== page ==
Ajay Limaye, Post-Doctoral Research Associate, St. Anthony Falls Laboratory, University of Minnesota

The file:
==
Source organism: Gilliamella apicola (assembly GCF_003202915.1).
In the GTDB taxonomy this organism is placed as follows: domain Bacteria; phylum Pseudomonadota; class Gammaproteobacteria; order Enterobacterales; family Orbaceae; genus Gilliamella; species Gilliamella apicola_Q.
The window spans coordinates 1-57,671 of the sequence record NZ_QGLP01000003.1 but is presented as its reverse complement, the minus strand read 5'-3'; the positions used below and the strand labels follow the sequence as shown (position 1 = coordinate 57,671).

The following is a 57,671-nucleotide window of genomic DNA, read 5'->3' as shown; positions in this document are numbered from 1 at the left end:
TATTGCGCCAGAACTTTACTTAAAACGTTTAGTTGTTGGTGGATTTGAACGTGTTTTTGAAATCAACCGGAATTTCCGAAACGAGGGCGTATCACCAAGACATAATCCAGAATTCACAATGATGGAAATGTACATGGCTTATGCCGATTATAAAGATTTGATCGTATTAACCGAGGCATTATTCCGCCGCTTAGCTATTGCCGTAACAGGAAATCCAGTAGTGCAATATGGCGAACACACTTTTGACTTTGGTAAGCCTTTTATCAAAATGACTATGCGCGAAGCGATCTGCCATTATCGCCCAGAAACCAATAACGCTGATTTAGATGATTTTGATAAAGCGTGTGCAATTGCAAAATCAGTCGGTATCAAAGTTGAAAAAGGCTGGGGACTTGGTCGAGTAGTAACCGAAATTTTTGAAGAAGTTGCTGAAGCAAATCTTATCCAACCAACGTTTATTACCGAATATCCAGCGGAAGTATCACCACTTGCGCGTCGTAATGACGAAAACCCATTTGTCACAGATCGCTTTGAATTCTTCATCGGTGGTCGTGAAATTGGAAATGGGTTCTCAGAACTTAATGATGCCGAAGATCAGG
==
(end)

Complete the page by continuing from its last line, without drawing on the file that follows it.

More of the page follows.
Channels are central actors in planetary evolution, shaping landscapes and the sedimentary record. Viewed from above, channels show varied patterns that are distinguished by the number of threads, or pathways, for fluid flow. River channels on Earth’s surface and channels on the seafloor, which convey sediment-laden density currents, show strikingly similar forms. Yet the strength of the analogy between the subaerial and submarine channels—including their formation conditions, morphology, and dynamics—is only partially understood. This uncertainty owes in part to the complex geometry of channels with multiple threads, which has inhibited systematic mapping. In this talk I will first present a new approach, based on reduced-complexity flow modeling, to capture the geometry of multithread channel networks. I will then apply this approach to compare and contrast multithread rivers and submarine channels formed in scaled laboratory experiments. The experiments indicate that compared to rivers formed under similar conditions, submarine channels are approximately twice as deep. The submarine channels also show significant decreases in channel depth and transitions to sheet flow downstream. Measurements of channel migration and aggradation rates suggest that beyond their superficial differences, single-thread and multi-thread channels yield fundamental differences in the architecture of marine sedimentary rocks.